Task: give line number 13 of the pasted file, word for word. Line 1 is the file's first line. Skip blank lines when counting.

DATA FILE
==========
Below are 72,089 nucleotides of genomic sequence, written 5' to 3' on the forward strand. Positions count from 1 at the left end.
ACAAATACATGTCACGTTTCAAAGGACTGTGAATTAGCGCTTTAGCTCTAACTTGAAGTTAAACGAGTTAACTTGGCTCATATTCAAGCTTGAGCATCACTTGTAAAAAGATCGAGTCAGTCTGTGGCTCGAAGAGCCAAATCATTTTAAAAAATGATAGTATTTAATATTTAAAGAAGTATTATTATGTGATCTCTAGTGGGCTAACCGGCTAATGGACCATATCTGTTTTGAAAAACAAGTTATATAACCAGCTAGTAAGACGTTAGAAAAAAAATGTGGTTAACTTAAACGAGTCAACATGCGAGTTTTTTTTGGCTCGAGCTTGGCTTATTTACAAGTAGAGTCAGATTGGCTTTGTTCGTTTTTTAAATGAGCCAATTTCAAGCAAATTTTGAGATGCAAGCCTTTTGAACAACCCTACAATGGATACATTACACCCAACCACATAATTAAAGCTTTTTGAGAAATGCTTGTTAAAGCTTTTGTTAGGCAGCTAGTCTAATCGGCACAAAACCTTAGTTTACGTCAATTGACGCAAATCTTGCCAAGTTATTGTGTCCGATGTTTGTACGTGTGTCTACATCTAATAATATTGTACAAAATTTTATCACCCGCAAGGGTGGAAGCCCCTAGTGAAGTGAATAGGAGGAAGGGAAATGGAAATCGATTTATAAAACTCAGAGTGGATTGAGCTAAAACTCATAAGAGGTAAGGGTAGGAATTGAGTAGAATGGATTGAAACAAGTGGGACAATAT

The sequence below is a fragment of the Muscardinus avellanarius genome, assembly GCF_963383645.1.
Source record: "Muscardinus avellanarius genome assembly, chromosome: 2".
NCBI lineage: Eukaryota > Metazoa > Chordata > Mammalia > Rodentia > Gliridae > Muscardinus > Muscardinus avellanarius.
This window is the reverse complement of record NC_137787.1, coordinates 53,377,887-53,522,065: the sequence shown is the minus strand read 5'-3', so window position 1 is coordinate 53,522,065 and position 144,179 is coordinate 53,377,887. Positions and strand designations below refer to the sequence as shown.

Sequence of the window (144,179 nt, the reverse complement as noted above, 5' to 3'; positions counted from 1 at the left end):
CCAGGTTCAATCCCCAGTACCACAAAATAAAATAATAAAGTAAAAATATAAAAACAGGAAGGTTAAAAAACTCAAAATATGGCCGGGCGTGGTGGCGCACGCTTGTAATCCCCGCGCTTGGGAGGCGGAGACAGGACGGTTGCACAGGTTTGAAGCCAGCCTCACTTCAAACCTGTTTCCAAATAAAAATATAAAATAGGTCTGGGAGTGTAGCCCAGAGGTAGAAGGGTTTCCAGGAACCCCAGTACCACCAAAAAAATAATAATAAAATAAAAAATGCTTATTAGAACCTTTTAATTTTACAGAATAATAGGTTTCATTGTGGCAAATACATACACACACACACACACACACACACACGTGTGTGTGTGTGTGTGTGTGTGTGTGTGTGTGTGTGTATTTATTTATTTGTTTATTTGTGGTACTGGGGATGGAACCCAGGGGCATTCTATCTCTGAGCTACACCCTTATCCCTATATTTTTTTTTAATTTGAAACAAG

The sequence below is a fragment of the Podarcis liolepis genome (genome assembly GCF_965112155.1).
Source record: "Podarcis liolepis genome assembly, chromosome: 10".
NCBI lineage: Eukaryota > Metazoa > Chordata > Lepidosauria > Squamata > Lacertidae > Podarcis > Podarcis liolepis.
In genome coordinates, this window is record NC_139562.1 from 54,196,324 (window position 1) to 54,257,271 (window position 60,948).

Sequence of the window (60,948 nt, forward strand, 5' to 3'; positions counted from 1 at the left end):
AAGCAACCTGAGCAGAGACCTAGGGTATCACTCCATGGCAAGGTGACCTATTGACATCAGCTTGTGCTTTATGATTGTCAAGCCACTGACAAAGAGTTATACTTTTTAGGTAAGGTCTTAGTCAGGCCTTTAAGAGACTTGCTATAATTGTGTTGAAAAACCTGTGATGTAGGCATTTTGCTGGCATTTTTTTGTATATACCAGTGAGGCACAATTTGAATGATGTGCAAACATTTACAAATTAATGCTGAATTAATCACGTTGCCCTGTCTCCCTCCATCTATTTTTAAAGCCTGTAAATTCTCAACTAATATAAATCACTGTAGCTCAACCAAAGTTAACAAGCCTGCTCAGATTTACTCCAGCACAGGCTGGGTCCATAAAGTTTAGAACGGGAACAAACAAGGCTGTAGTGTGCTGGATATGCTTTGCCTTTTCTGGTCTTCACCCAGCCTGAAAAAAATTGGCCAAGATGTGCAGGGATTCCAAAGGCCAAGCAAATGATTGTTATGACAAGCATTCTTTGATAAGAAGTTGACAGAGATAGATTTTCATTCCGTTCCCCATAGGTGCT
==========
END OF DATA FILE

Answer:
Sequence of the window (60,948 nt, forward strand, 5' to 3'; positions counted from 1 at the left end):